The disaster that is Tropical Storm Harvey is still ongoing. It will be some time before the waters recede and the effect on Houston can be fully assessed. But it is already clear the damage to property will be immense. Tens of thousands of structures were impacted by floodwaters. Eventually, Houston will require massive cleanup, demolition, and reconstruction of individual homes, large buildings, and infrastructure.
The first concern will be the financial resources necessary: Will insurance companies cover all the losses, and how much of them? How will the federal government’s heavily indebted flood insurance program come up with the cash to pay claims? And how much additional assistance will the federal government provide?
There’s another problem: a lack of human resources. It takes a lot of labor to remove debris after a storm and then reinstall Sheetrock and drywall, rebuild floors, and fix electrical and plumbing systems. The work is resistant to automation. And it is but one way in which Houston, which was poorly situated to deal with a hurricane, may also be poorly situated to recover from it.
The issue is that the United States is suffering from a shortage of workers generally, and specifically from a shortage of workers with some of the necessary skills to assist in disaster recovery.
Let’s review. With the U.S. economy having created jobs for a record 82 months, there are 146.6 million people with payroll jobs. The unemployment rate is 4.3 percent. At the end of June, the Labor Department reports, there were a record 6.16 million jobs open in the U.S. (That compares with about 4 million in August 2005, when Katrina hit.) Put another way, it’s harder to find labor in the U.S. right now than at any point in recent history.
But that’s not the whole story. There are particular shortages in the types of trades that get called into action after a disaster. America’s construction labor force has undergone a sea change in the past decade. When the housing bust came, hundreds of thousands of roofers and other skilled and unskilled tradespeople were laid off. Because the recovery was remarkably slow, many went on to find work in different industries. Many construction workers had come to the United States (legally and illegally) from Mexico and Central America to work in the boom years, and in the bust years some of them went home. Others were deported. And in recent years, the flow of new potential workers has slowed down significantly. The result: As the U.S. housing and construction recovery has chugged on, it has become more difficult to hire construction workers. In June, there were some 225,000 open construction jobs in the U.S., up 31 percent from June 2016.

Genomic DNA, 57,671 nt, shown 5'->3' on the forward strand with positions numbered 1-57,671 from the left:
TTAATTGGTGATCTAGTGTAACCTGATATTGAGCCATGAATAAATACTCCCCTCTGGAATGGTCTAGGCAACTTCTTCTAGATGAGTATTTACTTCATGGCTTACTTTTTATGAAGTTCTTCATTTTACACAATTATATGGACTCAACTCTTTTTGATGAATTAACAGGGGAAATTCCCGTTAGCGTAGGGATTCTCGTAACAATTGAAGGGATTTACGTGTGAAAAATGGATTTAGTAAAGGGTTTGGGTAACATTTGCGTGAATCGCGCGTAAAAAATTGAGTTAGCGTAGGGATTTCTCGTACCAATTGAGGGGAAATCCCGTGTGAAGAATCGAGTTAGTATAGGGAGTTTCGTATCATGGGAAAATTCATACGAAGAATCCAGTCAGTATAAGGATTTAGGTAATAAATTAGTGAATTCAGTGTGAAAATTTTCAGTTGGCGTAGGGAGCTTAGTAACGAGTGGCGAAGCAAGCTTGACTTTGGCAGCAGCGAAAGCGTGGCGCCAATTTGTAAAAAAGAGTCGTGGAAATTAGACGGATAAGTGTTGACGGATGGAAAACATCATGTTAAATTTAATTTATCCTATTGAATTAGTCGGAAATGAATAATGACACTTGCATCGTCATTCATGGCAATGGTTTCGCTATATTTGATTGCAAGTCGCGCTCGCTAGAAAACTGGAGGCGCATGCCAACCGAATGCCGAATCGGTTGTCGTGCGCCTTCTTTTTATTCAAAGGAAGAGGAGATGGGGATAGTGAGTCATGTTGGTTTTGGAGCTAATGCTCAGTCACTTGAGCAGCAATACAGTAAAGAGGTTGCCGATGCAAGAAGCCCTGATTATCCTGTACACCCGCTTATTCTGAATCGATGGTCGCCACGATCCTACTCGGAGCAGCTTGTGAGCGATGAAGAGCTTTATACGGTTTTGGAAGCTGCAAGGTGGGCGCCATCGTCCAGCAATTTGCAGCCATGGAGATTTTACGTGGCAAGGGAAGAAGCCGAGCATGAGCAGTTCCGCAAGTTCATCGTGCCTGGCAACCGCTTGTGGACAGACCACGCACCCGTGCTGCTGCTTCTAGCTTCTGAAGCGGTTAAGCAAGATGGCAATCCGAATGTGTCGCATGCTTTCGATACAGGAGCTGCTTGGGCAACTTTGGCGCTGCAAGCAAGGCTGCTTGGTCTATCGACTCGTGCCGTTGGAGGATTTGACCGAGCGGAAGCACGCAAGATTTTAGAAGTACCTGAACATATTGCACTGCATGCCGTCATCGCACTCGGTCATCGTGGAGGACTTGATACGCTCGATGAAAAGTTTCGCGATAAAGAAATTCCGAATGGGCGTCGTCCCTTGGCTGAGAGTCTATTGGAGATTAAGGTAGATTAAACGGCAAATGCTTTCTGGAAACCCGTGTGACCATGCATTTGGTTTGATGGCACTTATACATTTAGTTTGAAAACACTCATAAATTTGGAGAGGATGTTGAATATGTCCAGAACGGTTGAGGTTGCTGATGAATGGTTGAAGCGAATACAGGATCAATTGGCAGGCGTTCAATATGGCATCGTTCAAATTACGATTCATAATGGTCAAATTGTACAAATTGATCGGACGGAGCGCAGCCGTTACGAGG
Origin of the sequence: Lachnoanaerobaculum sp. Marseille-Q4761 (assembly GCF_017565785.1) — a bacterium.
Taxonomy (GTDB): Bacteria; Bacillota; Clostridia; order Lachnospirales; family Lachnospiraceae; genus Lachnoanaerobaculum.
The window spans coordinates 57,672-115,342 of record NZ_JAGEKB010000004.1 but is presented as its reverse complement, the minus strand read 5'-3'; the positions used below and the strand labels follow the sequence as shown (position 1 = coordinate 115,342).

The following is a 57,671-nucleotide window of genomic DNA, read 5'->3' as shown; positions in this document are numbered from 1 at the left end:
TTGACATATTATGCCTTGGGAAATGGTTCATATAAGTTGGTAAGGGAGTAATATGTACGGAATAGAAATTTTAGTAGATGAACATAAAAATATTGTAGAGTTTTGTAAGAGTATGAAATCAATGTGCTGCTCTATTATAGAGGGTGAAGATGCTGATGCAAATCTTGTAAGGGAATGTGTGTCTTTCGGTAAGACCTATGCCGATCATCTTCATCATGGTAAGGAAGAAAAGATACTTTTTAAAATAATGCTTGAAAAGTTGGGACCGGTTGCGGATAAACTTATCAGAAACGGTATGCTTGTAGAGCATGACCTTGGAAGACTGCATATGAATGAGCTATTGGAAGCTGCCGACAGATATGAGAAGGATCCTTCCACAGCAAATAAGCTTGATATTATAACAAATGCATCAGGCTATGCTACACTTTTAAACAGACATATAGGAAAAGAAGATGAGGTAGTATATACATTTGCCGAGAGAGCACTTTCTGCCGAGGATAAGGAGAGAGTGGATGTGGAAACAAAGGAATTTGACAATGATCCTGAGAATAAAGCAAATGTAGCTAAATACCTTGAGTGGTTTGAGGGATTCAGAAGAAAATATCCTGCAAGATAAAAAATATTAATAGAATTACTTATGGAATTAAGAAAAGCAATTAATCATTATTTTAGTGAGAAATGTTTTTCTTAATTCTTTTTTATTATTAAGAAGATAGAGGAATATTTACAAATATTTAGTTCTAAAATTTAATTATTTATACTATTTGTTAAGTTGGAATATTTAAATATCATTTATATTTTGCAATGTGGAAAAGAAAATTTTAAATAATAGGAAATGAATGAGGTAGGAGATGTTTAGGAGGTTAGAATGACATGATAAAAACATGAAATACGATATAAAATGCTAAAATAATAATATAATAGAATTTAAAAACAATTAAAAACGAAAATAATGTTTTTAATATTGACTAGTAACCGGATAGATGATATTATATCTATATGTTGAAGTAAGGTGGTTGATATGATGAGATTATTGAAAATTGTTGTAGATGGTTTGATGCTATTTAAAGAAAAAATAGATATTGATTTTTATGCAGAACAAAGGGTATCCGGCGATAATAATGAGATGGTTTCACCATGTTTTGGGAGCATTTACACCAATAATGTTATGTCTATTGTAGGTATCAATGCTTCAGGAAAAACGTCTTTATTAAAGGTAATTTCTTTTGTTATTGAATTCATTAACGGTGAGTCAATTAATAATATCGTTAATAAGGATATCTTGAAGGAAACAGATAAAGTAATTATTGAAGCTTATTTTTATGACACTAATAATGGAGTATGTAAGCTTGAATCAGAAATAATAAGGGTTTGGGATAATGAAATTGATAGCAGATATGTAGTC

All over the United States, in Colorado, in Nebraska, and elsewhere, construction companies have been complaining that they can’t find enough labor to do their job. The National Association of Home Builders reports that 77 percent of builders are facing a shortage of framing crews while 61 percent are grappling with a shortage of drywall installation workers and 45 percent report a shortage of weatherization workers. The problem is particularly acute in Texas, where the housing industry has been powered by consistent population and job growth and whose service industries are disproportionately reliant on immigrant labor. Last fall, as the Wall Street Journal reported, “In Dallas, the King of Texas Roofing Co. says it has turned down $20 million worth of projects in the past two years because it doesn’t have enough workers.”
In the aftermath of natural disasters, first responders and recovery crews flood the zone on a temporary basis. But reconstruction, cleanup, and recovery requires many thousands of workers who can stay for many months or more. FEMA Administrator Brock Long told CNN that “FEMA is going to be there for years.” Houston will require a surge of employment—tens of thousands of people. It will have to find places for them to live, since so much of the housing stock is damaged. And it will likely have to pay them above-market wages, because it will need to lure them away from existing jobs.
And given the Trump administration’s hostility to Latinos and desire to ramp up deportations, it’s unlikely that what worked in previous disasters will work again. Back in 2007, the Washington Post reported on a Tulane and University of California, Berkeley, study that found some 100,000 Hispanic workers thronged into the Gulf Coast region in the wake of Katrina, many of them undocumented.
Houston will need a similar migration for it to recover. In 2017, from where will those workers come?